SB - Special Warfare Combatant-Craft Crewman (SWCC)

Special Warfare Combatant-Craft Crewmen perform a multitude of duties in support of Special Operations missions including land, maritime, and air operations; reconnaissance operations; conducting insertions and extractions; operation, maintenance and repair of special communications equipment; practicing chemical, biological, radiological, nuclear defense measures; and intelligence gathering and interpretation. SWCCs possess unique skills with respect to the operation, maintenance and repair of specially configured combatant craft, and are experts in the maritime clandestine insertion and extraction of Special Operations Forces and other persons of interest. SWCC Crewman are granted special authority per U. S. Navy Regulations, article 1033 and MILPERSMAN 1200-030.

SB - Special Warfare Combatant-Craft Patrol Officer (SWCC)

Special Warfare Combatant-Craft Crewman Patrol Officers are responsible for the detachment craft and personnel placed under his command. The safety of all personnel assigned to and embarked on his craft is his primary responsibility. Patrol officers are also responsible for signing for all weapons, ammunition, and classified/cryptographic material for the detachment. Prior to any evolution he will ensure all required navigational charts and materials are on board and corrected. He will brief the entire mission/plan to the detachment personnel and other pertinent forces prior to getting underway. While underway he is responsible for the safe navigation of his craft. Patrol Officers are granted special authority per U. S. Navy Regulations, article 1033 and MILPERSMAN 1200-030. A Patrol Officer retains responsibility and authority for their craft and is an exception to the SOPA rule.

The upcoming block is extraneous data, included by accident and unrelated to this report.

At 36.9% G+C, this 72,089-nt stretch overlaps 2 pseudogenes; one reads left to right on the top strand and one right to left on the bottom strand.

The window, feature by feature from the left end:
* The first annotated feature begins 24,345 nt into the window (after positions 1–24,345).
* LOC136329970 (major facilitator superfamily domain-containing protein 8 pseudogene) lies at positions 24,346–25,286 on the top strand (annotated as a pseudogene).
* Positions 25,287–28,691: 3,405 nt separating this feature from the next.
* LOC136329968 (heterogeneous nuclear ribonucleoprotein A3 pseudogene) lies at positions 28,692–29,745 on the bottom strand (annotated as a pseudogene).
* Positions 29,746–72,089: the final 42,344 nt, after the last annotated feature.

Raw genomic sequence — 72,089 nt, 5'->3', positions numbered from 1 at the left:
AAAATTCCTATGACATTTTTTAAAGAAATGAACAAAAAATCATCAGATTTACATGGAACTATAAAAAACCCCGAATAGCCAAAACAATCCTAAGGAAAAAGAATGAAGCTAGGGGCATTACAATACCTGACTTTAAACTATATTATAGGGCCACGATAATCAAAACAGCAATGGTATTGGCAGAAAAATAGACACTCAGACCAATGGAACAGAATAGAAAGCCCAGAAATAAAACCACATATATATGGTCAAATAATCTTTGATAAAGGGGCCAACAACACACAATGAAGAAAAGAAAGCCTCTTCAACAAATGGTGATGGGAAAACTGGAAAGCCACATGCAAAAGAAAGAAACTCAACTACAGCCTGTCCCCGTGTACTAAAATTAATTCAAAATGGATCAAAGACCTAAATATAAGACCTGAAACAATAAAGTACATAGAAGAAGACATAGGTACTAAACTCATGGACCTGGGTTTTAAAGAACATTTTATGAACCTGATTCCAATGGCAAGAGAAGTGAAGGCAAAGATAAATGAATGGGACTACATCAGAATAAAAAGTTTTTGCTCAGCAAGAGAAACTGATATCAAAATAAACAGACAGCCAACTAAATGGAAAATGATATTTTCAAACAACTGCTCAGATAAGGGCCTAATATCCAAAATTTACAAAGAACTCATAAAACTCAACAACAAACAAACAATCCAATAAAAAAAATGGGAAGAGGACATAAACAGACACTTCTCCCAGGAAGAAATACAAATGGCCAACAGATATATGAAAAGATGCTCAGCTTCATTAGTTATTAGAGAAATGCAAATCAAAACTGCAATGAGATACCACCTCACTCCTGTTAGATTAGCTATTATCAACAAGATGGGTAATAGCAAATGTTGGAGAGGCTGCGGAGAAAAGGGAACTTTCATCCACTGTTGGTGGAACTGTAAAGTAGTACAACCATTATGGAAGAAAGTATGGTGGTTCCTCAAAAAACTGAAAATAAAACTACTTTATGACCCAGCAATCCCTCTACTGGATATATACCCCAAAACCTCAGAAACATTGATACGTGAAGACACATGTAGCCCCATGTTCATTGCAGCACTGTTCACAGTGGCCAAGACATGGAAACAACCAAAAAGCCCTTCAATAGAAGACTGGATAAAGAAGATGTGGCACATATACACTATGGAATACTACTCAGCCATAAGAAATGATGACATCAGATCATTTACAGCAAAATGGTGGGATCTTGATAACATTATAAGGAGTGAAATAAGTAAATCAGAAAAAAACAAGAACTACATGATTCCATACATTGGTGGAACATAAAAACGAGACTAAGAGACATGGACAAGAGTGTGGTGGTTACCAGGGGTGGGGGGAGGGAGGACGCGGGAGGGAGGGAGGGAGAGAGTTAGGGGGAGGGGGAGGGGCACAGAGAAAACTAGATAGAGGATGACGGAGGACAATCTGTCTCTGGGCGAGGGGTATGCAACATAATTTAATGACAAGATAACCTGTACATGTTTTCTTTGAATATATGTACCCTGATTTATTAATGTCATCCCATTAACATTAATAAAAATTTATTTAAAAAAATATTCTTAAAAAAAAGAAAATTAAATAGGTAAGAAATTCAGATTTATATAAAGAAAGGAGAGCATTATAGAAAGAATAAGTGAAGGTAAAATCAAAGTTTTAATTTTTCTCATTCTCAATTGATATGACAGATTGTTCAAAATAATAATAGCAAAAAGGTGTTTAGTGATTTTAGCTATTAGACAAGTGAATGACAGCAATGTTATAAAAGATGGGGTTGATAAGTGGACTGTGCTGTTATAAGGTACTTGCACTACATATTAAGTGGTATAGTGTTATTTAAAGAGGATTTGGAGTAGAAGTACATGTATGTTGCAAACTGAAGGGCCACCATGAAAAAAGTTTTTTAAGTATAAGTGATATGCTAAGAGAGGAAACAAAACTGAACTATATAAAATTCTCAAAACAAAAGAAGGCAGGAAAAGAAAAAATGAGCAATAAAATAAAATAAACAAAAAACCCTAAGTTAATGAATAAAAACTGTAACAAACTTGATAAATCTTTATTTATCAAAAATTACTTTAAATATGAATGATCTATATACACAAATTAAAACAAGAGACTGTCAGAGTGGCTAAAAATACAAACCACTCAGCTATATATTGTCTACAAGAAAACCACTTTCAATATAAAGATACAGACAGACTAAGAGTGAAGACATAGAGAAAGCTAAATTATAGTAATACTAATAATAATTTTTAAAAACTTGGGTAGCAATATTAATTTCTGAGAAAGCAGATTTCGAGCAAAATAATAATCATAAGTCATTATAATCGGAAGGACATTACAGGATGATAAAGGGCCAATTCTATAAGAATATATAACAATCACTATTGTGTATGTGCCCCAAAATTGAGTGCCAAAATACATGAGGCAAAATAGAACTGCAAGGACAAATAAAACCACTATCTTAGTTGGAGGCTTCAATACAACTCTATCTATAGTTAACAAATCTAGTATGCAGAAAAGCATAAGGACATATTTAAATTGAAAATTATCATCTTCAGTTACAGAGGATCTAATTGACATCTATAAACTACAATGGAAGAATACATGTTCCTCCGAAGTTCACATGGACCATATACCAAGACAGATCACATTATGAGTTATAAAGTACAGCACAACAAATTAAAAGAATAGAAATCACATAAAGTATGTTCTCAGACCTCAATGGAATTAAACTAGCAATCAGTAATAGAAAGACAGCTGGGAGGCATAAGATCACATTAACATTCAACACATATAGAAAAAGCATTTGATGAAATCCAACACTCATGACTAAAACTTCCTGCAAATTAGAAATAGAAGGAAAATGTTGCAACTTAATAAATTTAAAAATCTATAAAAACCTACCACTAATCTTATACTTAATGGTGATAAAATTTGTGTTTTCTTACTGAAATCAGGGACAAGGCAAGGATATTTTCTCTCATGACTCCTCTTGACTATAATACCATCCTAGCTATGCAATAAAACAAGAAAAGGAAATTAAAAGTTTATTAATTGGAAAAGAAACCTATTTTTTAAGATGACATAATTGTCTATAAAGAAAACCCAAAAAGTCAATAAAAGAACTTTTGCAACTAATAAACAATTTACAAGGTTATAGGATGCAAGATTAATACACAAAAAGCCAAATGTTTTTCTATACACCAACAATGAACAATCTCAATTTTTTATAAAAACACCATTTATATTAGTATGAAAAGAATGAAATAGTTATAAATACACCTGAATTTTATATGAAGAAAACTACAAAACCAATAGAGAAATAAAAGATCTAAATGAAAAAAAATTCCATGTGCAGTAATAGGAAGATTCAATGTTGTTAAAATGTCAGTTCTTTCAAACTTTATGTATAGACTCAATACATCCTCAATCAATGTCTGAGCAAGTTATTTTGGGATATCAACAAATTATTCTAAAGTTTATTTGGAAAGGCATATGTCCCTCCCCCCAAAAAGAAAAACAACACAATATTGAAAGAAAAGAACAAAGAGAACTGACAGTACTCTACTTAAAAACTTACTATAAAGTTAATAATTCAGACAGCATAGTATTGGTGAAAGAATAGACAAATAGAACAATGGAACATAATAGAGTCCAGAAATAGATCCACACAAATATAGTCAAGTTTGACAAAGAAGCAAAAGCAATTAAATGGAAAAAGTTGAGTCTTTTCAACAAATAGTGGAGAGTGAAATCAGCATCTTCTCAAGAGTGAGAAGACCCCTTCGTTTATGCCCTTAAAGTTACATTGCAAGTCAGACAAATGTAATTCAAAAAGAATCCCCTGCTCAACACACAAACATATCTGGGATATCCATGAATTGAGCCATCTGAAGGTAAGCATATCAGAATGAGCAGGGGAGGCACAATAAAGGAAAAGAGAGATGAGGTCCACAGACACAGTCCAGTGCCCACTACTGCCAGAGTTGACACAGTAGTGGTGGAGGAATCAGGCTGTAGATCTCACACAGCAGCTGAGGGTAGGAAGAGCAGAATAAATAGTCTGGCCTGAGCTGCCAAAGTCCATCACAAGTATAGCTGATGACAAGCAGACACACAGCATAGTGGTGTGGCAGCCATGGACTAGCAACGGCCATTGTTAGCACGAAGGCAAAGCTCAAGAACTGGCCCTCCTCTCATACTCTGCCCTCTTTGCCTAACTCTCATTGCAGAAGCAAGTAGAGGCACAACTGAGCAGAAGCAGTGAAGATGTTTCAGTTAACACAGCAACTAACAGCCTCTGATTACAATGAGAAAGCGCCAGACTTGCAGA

Other Requirements

  • Must Be U.S. citizen
  • Uncorrected vision can be no worse than 20/200 in each eye. Both eyes must be correctable to 20/20. You may request a waiver if you have had your vision corrected through a PRK/Lasik procedure.